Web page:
“This bill mandates that people cannot be denied coverage because of pre-existing conditions and allocates almost $140 billion in additional funding that will subsidize coverage for people with pre-existing conditions to ensure they costs are low,” Mast said. “Those claiming otherwise are the same people who said ‘if you like your doctor, you can keep you doctor,” and they’re putting partisan politics ahead of the people in our community.”
Also voting yes were John Culberson of Texas, whose metro Houston House district was carried by Clinton; Mario Diaz-Balart, whose majority Latino district in metro Miami and southwest Florida went for Trump by less than 2 points; and Ted Budd of North Carolina, whose Greensboro-area district went for Trump by 9 points.
In a statement, Diaz-Balart conceded the AHCA was “far from perfect.” But he said the House needed to act because Obamacare “is collapsing,” leaving just one insurance provider in two of the three counties he represents.
“Knowing the people I represent could very well lose their coverage … is disturbing,” he said. “It would be irresponsible for Congress not to act in order to prevent this from happening.”
Budd also conceded in a statement that “the legislative process is a human process with all the flaws that entails. The results of that process are never perfect, and this bill isn’t either.”
“What I believe it will do is significantly reduce insurance premiums in our state, and help put the individual insurance marketplace on a more sound financial footing,” he said.
Also voting yes was Pete Sessions of Texas, whose metro Dallas district was also won by Clinton. However, Sessions, who has been in the House since 1997 and won re-election by more than 50 points in 2016, is not considered vulnerable to a Democratic challenge.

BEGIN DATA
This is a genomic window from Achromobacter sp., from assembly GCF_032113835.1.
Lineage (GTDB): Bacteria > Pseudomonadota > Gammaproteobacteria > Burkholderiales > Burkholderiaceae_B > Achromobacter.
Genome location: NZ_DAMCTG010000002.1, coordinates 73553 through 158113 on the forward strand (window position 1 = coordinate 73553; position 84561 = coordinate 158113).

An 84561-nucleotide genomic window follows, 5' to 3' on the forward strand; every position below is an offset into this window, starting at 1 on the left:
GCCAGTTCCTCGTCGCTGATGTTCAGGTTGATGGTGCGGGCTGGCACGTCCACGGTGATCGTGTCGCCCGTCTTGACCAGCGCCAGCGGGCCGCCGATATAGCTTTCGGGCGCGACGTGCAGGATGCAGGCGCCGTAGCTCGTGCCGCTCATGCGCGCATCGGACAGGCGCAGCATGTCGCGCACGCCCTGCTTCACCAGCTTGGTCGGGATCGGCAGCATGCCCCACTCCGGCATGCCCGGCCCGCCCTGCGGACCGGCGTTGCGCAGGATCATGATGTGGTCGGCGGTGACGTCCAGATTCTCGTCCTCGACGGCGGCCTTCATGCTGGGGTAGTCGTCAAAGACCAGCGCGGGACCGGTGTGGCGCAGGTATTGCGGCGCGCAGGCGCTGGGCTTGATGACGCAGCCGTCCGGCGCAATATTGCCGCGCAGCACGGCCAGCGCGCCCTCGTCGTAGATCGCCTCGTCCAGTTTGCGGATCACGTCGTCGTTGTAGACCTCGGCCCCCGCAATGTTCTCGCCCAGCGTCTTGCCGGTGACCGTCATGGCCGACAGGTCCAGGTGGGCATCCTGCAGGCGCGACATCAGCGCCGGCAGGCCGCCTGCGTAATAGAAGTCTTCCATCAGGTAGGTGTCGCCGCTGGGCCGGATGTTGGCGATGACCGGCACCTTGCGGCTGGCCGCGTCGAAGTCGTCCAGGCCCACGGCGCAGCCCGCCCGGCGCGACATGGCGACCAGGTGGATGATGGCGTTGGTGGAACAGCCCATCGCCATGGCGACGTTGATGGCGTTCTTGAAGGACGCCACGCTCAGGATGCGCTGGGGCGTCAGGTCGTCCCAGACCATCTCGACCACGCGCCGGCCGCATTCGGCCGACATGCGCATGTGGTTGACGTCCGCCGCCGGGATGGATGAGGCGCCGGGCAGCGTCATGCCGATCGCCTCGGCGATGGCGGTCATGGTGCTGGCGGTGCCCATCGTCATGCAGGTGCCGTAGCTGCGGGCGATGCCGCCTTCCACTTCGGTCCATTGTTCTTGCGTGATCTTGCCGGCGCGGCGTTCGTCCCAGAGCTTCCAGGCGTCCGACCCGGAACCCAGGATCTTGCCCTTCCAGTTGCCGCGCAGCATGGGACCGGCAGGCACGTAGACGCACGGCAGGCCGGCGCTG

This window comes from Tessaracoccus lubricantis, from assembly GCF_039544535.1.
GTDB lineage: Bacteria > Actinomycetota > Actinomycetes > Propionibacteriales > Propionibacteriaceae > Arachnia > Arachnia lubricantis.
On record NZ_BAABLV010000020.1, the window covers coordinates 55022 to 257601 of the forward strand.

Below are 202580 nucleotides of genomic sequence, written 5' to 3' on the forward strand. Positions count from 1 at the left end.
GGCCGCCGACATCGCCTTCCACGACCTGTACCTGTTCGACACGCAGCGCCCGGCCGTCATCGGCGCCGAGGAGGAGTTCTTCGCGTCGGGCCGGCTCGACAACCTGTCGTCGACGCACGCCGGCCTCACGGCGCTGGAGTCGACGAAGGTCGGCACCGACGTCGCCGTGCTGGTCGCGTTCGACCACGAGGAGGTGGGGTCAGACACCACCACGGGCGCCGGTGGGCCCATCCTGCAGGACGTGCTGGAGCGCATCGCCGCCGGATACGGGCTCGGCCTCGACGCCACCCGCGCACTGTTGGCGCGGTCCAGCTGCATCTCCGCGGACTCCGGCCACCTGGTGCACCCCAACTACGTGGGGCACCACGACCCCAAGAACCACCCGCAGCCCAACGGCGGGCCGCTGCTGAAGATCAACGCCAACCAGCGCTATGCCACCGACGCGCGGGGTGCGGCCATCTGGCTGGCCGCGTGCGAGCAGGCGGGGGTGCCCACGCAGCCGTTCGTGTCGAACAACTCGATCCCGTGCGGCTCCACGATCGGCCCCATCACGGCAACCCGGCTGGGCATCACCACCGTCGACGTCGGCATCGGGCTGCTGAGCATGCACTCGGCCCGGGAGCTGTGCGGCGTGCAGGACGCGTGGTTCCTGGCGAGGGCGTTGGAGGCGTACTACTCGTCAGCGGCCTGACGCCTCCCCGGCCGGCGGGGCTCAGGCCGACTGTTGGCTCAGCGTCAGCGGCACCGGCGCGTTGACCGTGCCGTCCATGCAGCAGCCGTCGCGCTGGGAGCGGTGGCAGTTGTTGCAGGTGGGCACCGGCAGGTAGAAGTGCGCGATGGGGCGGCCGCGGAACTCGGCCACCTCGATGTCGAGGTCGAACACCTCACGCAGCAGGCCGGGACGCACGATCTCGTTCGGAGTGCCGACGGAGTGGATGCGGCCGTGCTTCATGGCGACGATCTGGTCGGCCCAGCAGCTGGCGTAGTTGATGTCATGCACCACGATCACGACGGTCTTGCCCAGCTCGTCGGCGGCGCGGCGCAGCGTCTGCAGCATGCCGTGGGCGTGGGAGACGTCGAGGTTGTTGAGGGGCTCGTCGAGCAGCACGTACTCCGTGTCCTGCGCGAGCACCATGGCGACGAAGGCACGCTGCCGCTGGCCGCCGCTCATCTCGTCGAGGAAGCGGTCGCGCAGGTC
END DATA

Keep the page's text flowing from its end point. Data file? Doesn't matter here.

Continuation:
All 40 of the Democrats representing districts in the South voted against the AHCA.
Congressman from El Paso is first major Democrat to launch a bid to unseat Cruz
♦By Rich Shumate, Chickenfriedpolitics.com editor
O’Rourke kicked off his campaign March 31 with a rally in his hometown of El Paso, which he represents in Congress, followed by a weekend of stops in major cities around the Lone Star State.
Without mentioning Cruz by name, O’Rourke accused him of putting political ambition above his job as a senator, saying that to meet the challenges of the future, Texans will need “a senator who’s working full time for Texas, a senator who’s not using this position of responsibility and power to serve his own interests, to run for president, to shut down the government.”
O’Rourke is also positioning himself as principled opponent to President Donald Trump, saying the new administration is “focused on the wrong things instead of the right things that (are) going to get us ahead,” such as a ban on refugees from Muslim counties, an immigration crackdown and construction of wall along the U.S.-Mexico border.
“We can decide that we’re going to take back this country, and we’re going to take back this state, and that we’re going to do that in 2018,” he said. “2018 starts right here, right now.”
O’Rourke, who had previously made a commitment to serve no more than four terms in the House, said that if elected, he would serve only two six-year terms in the Senate. He took a shot at the Washington political class, saying the American people need a Congress “that actually works, that’s not more preoccupied and focused on the re-election of its members than the business of this country.”
O’Rourke also gave part of his kickoff speech in Spanish, in which he is fluent. Texas has 4.8 million eligible Latino votes, making up about 28 percent of the states total eligible electorate, according to figures from the Pew Research Center.